A while back, we had an extended demo of the Dali Epikore 11. That’s an impressive speaker. We didn’t really talk about the other gear in that article. In the hifi rack there were not only two M23 in bridge mode…. there was also an NAD M66 pre-amp. A brand new beast from NAD!
NAD has had the NAD M12 to drive the NAD M23 for some time. Your author has privately owned a NAD M12. It is a fine pre-amp that can be adjusted to your liking by the MDC system. Very convenient.
Of course, the question immediately arises: why launch an M66 when there is already an M12? This is quite simple: the NAD M66 is really a different kind of beast. It is not a digital pre-amp. It’s actually a kind of hybrid.
So we hear from Dali Benelux that there is both an analog path and a digital path. This means that analog sources are not digitized for subsequent processing; it is possible to run completely analog with the NAD M66. That was not the case with the NAD M12, which digitized all signals.
The advantage of a completely analog path, of course, is that the signal remains untouched. That’s important for people who are using vinyl, for example, or have a very nice streamer or CD player that outputs an analog signal to the preamp.
NAD has had a partnership with Dirac for some time. The NAD M66 also has Dirac built in. The full licenses even. And then also including Dirac Live Bass Control. A special addition for subwoofers.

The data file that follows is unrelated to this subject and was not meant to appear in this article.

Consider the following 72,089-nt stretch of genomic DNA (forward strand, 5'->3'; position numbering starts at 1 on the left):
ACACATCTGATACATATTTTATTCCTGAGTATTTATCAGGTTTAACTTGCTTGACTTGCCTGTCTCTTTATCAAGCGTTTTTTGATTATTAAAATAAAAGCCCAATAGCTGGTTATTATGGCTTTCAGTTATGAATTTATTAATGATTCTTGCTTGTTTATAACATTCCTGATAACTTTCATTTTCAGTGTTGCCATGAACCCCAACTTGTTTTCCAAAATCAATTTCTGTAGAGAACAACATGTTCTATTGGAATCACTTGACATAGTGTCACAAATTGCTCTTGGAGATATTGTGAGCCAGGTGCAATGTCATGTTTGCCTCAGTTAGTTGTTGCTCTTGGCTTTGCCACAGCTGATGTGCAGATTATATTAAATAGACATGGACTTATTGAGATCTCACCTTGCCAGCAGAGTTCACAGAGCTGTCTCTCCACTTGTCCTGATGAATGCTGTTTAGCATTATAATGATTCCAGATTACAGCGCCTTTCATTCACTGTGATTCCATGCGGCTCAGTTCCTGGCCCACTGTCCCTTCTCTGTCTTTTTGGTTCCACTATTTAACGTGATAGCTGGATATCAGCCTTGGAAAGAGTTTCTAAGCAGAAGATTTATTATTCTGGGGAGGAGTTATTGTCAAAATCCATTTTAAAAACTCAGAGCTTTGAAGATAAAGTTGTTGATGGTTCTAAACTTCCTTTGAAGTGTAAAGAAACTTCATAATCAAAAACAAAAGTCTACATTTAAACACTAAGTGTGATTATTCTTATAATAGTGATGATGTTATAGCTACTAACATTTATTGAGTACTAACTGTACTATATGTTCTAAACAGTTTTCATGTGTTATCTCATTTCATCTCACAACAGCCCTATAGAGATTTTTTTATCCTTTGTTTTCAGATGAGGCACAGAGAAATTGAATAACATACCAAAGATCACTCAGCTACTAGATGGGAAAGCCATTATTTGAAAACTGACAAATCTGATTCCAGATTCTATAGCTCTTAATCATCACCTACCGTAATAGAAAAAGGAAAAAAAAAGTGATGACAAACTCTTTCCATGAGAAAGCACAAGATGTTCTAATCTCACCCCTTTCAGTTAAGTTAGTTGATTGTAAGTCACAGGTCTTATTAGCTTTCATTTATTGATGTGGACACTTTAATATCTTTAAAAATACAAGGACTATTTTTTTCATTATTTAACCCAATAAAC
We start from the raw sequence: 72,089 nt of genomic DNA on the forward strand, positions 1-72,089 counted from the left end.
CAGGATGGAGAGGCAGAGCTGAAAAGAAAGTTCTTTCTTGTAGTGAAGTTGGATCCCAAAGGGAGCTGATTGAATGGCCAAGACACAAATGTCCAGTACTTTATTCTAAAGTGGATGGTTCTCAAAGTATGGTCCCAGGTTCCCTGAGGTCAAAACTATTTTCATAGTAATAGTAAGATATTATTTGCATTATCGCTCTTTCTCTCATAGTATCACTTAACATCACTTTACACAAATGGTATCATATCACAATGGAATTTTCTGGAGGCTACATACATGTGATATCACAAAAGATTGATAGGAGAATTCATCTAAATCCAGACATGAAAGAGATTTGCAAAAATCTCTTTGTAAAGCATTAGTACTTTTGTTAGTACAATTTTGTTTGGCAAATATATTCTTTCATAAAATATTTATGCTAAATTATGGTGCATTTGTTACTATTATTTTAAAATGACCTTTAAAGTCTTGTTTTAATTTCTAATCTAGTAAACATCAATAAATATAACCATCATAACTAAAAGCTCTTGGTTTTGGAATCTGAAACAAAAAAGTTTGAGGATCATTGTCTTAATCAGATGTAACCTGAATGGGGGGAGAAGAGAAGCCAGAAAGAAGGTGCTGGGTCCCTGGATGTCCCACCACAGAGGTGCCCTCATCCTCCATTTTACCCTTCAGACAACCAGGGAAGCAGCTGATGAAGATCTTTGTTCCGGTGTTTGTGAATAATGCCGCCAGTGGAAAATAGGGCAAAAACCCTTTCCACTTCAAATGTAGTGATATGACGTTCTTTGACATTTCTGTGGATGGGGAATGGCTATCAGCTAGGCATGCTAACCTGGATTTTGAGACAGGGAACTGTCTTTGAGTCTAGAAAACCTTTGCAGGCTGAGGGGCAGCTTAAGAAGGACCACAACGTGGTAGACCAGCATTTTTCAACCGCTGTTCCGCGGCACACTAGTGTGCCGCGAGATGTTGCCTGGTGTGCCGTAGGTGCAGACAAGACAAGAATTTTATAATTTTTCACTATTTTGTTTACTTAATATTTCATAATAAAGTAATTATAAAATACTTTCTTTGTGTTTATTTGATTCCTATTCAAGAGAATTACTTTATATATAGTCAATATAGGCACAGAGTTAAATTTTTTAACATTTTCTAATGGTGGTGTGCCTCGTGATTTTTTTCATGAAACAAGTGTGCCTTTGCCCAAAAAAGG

Speaking of subwoofers, there are FOUR balanced and single ended outputs for subwoofers…. incredible. That should be enough for everyone.
Now if you have any doubts about whether this is a stereo preamplifier (actually pre-amp / receiver): yes… it really is a stereo device.
It’s safe to say that no one really needs immediate expansion with this M66. After all, by default, the M66 does get everything: BluOS streaming, Bluetooth, AES, Optical, Coaxial digital in. Phono MM / MC in, RCA line in, balanced in and HDMI eARC in. Outputs are also single ended and balanced.
There are also the necessary home automation options on it for people who want to integrate this amplifier into their smart home.
The only thing we might miss is multiple HDMI inputs and USB digital in. But that has more to do with how you deploy the device. The bulk of users will not miss this connectivity.
The NAD M66 will cost 5999 euros. We had to gulp, since the M12 costs a lot less. And you can get an M33 for around 5400 Euros. However: this is a device of a completely different class. The M66 is the showpiece and can really do everything. Both digital and analog. And it includes the full version of Dirac and Dirac Bass Control. So it is understandable. Although it remains a lot of money of course.
We have heard the NAD M66 only on the Dali Epikore 11. Together with two NAD M23 power amplifiers. That was without a doubt extremely good. However, before we can draw firm conclusions, we should try this beast at the editorial office. To be continued!